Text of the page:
Tag: oncology

Company News: Jean-Paul Prieels joins VAXIMM’s Board of Directors

VAXIMM AG, a Swiss-German biotech spin-off from Merck KGaA focusing on cancer vaccines, announced today the appointment of Jean-Paul Prieels as a new member of its Board of Directors.

Dr. Prieels is a renowned industry expert in the vaccine field. He held various executive positions at GlaxoSmithKline, where he headed the vaccine research and development in Rixensart, Belgium, among others. Dr. Prieels, who joined GlaxoSmithKline Biologicals (formerly SmithKline Beecham Biologicals) in 1987, has been instrumental in developing several marketed vaccines, including cervical cancer vaccine Cervarix™, Rotarix™ to protect from rotavirus infection, and Synflorix™ for the prevention of pneumococcal infections. He retired from GSK as Senior Vice President Research and Development in early 2011 and is currently a board member of several biotech companies in the vaccine field.

VAXIMM’s lead product candidate VXM01 is being evaluated in a placebo-controlled phase I dose escalation study enrolling up to 45 pancreatic cancer patients, with results expected in H1, 2013.

Food for Thought: Weekly Wrap-Up

In Frankfurter Allgemeine Zeitung (FAZ) Martina Lenzen-Schulte this week reports about an oncology symposion in Wiesbaden/Germany that dealt with oncology patients increasingly turning towards alternative medicines – 40 to 70% according to recent estimates. Oncologists now start to notice they cannot ignore patents’ needs and hopes, and therefore a number of clinicians have turned to looking at available studies on complementary medicine to separate the wheat from the chaff. However, it turns out that many of these studies – on mistletoe therapy as well as on dietary recommendations – are insufficient to provide sound evidence.

Werner Bartens in Sueddeutsche Zeitung features a 3,700 patients study published in the Journal of the American Medical Association demonstrating that contrary to common wisdom low salt diets increase the risk of heart attacks and stroke.

In Wirtschaftswoche, Susanne Kutter introduces the Diapat diagnostic test developed by German biotech company Mosaiques DiaPat GmbH that analyses more than 6,000 different peptide and protein molecules in human urine in one run. The test can be used to diagnose and even predict the onset of diseases. It has just been approved by FDA for the diagnosis of renal diseases. Already, the company markets a prostate cancer urine test in Germany. Mosaique’s test, Kutter claims, is but one of the many achievements to come from proteomics. She adds that the tests will have the potential to save the healthcare system billions of Euros.

Haydn Shaughnessy in Forbes states the record of cancer treatment still looks poor, with cancer mortality not improving a lot – as for example compared to heart diseases. Likewise, many preventive measures such as exercise and low fat diets don’t work. Shaughnessy therefore makes the case to support crowdsourcing approaches to develop a cancer cure like Pink Army and Cancer Commons (see akampioneer’s earlier entry on Open Source Principles – a Concept for the Life Sciences?). Also in Forbes, Matthew Herper forecasts that Pfizer will break itself up and spin out companies soon.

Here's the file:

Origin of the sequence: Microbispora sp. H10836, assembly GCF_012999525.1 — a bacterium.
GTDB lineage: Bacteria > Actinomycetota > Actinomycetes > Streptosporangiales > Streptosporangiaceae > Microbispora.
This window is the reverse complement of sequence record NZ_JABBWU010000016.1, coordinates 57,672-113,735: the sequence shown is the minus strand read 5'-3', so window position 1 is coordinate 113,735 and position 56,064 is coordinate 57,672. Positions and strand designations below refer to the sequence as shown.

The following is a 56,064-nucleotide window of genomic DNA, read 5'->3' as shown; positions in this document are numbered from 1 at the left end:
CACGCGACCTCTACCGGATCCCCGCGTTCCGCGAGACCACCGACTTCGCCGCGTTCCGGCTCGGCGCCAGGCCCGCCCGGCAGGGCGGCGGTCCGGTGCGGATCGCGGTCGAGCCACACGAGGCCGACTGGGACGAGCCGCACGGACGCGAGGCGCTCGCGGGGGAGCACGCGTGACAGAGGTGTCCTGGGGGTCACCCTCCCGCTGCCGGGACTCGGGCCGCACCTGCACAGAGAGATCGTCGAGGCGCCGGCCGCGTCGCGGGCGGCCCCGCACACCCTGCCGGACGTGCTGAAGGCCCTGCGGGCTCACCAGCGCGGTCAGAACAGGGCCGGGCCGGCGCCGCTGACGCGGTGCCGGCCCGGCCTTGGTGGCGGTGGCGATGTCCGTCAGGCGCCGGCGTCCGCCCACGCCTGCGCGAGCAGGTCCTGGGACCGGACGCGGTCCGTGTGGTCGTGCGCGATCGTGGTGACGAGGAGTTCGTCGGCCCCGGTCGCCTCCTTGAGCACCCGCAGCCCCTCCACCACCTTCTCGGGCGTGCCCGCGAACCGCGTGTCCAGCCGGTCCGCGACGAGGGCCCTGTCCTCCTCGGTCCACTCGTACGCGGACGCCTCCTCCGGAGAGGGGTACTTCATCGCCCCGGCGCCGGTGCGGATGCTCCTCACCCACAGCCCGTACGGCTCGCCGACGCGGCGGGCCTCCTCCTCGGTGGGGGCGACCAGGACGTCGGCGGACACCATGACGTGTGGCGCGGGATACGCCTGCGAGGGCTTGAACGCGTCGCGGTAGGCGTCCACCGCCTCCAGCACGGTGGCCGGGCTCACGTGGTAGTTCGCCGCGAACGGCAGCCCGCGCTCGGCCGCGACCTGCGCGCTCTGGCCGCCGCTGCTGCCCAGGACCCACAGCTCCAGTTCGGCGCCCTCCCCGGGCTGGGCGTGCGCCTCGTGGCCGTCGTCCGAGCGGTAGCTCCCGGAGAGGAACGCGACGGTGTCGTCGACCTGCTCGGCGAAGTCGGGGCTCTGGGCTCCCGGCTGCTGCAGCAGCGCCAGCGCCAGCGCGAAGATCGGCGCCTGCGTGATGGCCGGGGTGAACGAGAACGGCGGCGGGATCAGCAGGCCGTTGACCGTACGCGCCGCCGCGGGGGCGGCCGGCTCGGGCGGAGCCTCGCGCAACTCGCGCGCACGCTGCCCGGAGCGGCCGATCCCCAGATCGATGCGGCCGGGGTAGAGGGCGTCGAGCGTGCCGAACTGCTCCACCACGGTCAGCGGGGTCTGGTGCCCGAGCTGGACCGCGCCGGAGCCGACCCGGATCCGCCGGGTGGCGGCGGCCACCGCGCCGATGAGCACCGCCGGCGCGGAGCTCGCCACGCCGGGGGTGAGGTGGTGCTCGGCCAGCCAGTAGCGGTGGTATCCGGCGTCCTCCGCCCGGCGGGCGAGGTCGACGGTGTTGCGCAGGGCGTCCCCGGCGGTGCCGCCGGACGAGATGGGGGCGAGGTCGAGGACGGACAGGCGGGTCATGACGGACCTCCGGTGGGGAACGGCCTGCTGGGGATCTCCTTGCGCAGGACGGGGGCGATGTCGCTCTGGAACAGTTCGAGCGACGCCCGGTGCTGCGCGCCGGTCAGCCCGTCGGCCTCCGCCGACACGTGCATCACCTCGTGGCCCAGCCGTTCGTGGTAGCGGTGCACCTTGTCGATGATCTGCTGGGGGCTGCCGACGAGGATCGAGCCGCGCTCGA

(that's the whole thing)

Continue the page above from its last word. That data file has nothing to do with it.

Eric Pfanner in New York Times looks at new European ventures to fill a void in world news after so many news organizations are laying off journalists or closing shop. As examples, he introduces Worldcrunch, a web-based start-up translating newspaper articles from around the world into English and Presseurop which translates into other languages, too.

In the New Scientist Jessica Hamzelou writes that people easily distracted might have more grey matter in their brains than focused people. In a separate article, she also features a pacemaker-like, implantable device that can deliver timed doses of medications for a year. Boonsri Dickinson, also in New Scientist, interviews nobelist Eizabeth Blackburn, the co-discoverer of the telomerase enzyme and its role in aging. Blackburn co-founded biotech company Telome Health, which is now starting to sell a test for telomere length. While at present it is sold for research purposes, e.g. to know more about telomer length as markers of aging, the test will be offered to the public through physicians for $200 later this year. Ferris Jabr in New Scientist introduces an approach fastening nanocapsules filled with interleukins to T cells as a way to cure cancer. So far, it seems to work in mice.

And here our favorite quote from Matthew Herper’s blog, who recently mused about whether entrepreneurs share some genetic characteristics, and if so, whether one could invent an antibody to turn someone into an entrepreneur: “‘Entrepreneur Antibody:’ Serious Side Effects Might Include Visual Hallucinations of Venture Capital.”

And finally, Norbert Lossau in Die Welt features a study by LinkedIn into the most common given names of CEOs, finding that in Germany they are Wolfgang, Christoph and Michael. In France, Gilles is number one, while it is Charles in the UK, Ray in Canada, Guido in Italy and Howard in the US. Marketing people often have short names like Chip, Todd or Trey, while engineers seem to have much longer give names. So think twice before naming your next newborn!

Food for Thought: Open Source Principles – A Concept for the Life Sciences?

In the IT industry, open source is an acknowledged development principle for software that uses peer review and transparency of the development process. The promise of open source is better quality, i.e. higher reliability, more flexibility, and lower cost, among others.
Now, this principle is spreading to the life sciences. For one, there is the Open Source Sensing Initiative which is trying to apply a bottom-up, decentralized approach to the development of sensors for security and environmental purposes. Read more…

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